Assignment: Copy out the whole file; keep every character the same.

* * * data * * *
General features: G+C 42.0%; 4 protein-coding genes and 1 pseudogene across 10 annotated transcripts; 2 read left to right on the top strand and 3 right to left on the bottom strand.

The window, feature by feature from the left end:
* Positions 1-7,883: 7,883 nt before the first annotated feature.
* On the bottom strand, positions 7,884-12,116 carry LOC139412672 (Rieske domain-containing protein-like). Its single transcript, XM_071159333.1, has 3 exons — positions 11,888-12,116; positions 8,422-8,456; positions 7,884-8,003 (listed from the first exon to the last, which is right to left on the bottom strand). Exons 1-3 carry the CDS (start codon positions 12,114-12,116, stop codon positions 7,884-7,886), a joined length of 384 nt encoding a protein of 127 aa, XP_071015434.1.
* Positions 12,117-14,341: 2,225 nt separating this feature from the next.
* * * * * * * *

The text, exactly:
General features: G+C 42.0%; 4 protein-coding genes and 1 pseudogene across 10 annotated transcripts; 2 read left to right on the top strand and 3 right to left on the bottom strand.

The window, feature by feature from the left end:
* Positions 1-7,883: 7,883 nt before the first annotated feature.
* On the bottom strand, positions 7,884-12,116 carry LOC139412672 (Rieske domain-containing protein-like). Its single transcript, XM_071159333.1, has 3 exons — positions 11,888-12,116; positions 8,422-8,456; positions 7,884-8,003 (listed from the first exon to the last, which is right to left on the bottom strand). Exons 1-3 carry the CDS (start codon positions 12,114-12,116, stop codon positions 7,884-7,886), a joined length of 384 nt encoding a protein of 127 aa, XP_071015434.1.
* Positions 12,117-14,341: 2,225 nt separating this feature from the next.